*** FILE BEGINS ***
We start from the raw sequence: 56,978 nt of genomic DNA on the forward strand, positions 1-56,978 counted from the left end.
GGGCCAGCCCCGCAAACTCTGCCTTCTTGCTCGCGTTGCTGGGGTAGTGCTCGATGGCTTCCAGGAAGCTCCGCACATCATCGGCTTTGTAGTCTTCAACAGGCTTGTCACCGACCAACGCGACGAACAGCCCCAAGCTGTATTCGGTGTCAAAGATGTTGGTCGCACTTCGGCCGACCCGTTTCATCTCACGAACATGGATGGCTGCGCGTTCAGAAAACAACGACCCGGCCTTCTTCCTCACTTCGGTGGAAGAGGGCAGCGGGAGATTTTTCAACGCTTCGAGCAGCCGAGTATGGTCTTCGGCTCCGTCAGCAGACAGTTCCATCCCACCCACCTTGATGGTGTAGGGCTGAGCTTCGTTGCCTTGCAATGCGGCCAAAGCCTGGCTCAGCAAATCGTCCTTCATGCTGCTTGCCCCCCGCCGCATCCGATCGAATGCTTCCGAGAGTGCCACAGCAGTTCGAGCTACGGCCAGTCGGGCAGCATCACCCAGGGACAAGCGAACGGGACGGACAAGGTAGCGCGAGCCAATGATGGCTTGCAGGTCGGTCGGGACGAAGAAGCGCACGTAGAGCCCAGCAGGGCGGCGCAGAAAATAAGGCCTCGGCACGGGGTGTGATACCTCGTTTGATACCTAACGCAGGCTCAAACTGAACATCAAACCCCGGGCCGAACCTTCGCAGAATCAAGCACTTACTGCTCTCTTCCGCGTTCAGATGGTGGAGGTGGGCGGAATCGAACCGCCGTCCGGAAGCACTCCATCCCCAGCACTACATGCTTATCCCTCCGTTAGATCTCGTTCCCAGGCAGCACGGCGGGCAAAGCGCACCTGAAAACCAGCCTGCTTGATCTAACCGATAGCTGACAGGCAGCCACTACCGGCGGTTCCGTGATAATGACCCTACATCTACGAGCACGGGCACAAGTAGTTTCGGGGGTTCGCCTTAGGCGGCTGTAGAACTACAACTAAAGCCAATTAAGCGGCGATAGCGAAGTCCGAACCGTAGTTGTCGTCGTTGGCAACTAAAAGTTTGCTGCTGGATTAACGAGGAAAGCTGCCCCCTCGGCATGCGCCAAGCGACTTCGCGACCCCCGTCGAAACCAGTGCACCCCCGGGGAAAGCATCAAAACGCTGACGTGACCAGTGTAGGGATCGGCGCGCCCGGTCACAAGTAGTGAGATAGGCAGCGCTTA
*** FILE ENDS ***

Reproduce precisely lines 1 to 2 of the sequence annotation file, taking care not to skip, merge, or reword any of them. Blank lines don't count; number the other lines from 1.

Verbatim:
We start from the raw sequence: 56,978 nt of genomic DNA on the forward strand, positions 1-56,978 counted from the left end.
GGGCCAGCCCCGCAAACTCTGCCTTCTTGCTCGCGTTGCTGGGGTAGTGCTCGATGGCTTCCAGGAAGCTCCGCACATCATCGGCTTTGTAGTCTTCAACAGGCTTGTCACCGACCAACGCGACGAACAGCCCCAAGCTGTATTCGGTGTCAAAGATGTTGGTCGCACTTCGGCCGACCCGTTTCATCTCACGAACATGGATGGCTGCGCGTTCAGAAAACAACGACCCGGCCTTCTTCCTCACTTCGGTGGAAGAGGGCAGCGGGAGATTTTTCAACGCTTCGAGCAGCCGAGTATGGTCTTCGGCTCCGTCAGCAGACAGTTCCATCCCACCCACCTTGATGGTGTAGGGCTGAGCTTCGTTGCCTTGCAATGCGGCCAAAGCCTGGCTCAGCAAATCGTCCTTCATGCTGCTTGCCCCCCGCCGCATCCGATCGAATGCTTCCGAGAGTGCCACAGCAGTTCGAGCTACGGCCAGTCGGGCAGCATCACCCAGGGACAAGCGAACGGGACGGACAAGGTAGCGCGAGCCAATGATGGCTTGCAGGTCGGTCGGGACGAAGAAGCGCACGTAGAGCCCAGCAGGGCGGCGCAGAAAATAAGGCCTCGGCACGGGGTGTGATACCTCGTTTGATACCTAACGCAGGCTCAAACTGAACATCAAACCCCGGGCCGAACCTTCGCAGAATCAAGCACTTACTGCTCTCTTCCGCGTTCAGATGGTGGAGGTGGGCGGAATCGAACCGCCGTCCGGAAGCACTCCATCCCCAGCACTACATGCTTATCCCTCCGTTAGATCTCGTTCCCAGGCAGCACGGCGGGCAAAGCGCACCTGAAAACCAGCCTGCTTGATCTAACCGATAGCTGACAGGCAGCCACTACCGGCGGTTCCGTGATAATGACCCTACATCTACGAGCACGGGCACAAGTAGTTTCGGGGGTTCGCCTTAGGCGGCTGTAGAACTACAACTAAAGCCAATTAAGCGGCGATAGCGAAGTCCGAACCGTAGTTGTCGTCGTTGGCAACTAAAAGTTTGCTGCTGGATTAACGAGGAAAGCTGCCCCCTCGGCATGCGCCAAGCGACTTCGCGACCCCCGTCGAAACCAGTGCACCCCCGGGGAAAGCATCAAAACGCTGACGTGACCAGTGTAGGGATCGGCGCGCCCGGTCACAAGTAGTGAGATAGGCAGCGCTTA